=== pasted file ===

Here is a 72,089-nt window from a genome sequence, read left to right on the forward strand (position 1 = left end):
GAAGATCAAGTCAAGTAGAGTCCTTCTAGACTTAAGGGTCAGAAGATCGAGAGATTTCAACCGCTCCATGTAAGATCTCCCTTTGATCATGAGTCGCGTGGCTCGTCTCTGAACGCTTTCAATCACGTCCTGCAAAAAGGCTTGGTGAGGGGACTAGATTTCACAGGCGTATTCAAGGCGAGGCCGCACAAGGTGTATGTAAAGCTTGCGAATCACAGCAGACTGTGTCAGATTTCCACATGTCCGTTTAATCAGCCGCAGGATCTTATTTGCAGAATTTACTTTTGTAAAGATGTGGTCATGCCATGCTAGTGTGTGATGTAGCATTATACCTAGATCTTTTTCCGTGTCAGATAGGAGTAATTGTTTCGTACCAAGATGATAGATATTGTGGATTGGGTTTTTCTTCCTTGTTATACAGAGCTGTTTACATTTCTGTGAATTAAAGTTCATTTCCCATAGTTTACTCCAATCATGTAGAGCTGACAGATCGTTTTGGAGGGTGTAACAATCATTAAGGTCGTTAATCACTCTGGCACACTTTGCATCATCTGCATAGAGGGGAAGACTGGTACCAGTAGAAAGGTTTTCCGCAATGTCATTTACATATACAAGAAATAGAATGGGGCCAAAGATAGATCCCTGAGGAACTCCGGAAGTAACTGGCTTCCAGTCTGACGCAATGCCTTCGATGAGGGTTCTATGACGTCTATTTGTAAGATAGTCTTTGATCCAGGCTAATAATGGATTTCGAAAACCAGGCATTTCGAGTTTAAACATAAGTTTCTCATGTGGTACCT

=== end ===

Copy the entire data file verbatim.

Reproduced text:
Here is a 72,089-nt window from a genome sequence, read left to right on the forward strand (position 1 = left end):
GAAGATCAAGTCAAGTAGAGTCCTTCTAGACTTAAGGGTCAGAAGATCGAGAGATTTCAACCGCTCCATGTAAGATCTCCCTTTGATCATGAGTCGCGTGGCTCGTCTCTGAACGCTTTCAATCACGTCCTGCAAAAAGGCTTGGTGAGGGGACTAGATTTCACAGGCGTATTCAAGGCGAGGCCGCACAAGGTGTATGTAAAGCTTGCGAATCACAGCAGACTGTGTCAGATTTCCACATGTCCGTTTAATCAGCCGCAGGATCTTATTTGCAGAATTTACTTTTGTAAAGATGTGGTCATGCCATGCTAGTGTGTGATGTAGCATTATACCTAGATCTTTTTCCGTGTCAGATAGGAGTAATTGTTTCGTACCAAGATGATAGATATTGTGGATTGGGTTTTTCTTCCTTGTTATACAGAGCTGTTTACATTTCTGTGAATTAAAGTTCATTTCCCATAGTTTACTCCAATCATGTAGAGCTGACAGATCGTTTTGGAGGGTGTAACAATCATTAAGGTCGTTAATCACTCTGGCACACTTTGCATCATCTGCATAGAGGGGAAGACTGGTACCAGTAGAAAGGTTTTCCGCAATGTCATTTACATATACAAGAAATAGAATGGGGCCAAAGATAGATCCCTGAGGAACTCCGGAAGTAACTGGCTTCCAGTCTGACGCAATGCCTTCGATGAGGGTTCTATGACGTCTATTTGTAAGATAGTCTTTGATCCAGGCTAATAATGGATTTCGAAAACCAGGCATTTCGAGTTTAAACATAAGTTTCTCATGTGGTACCT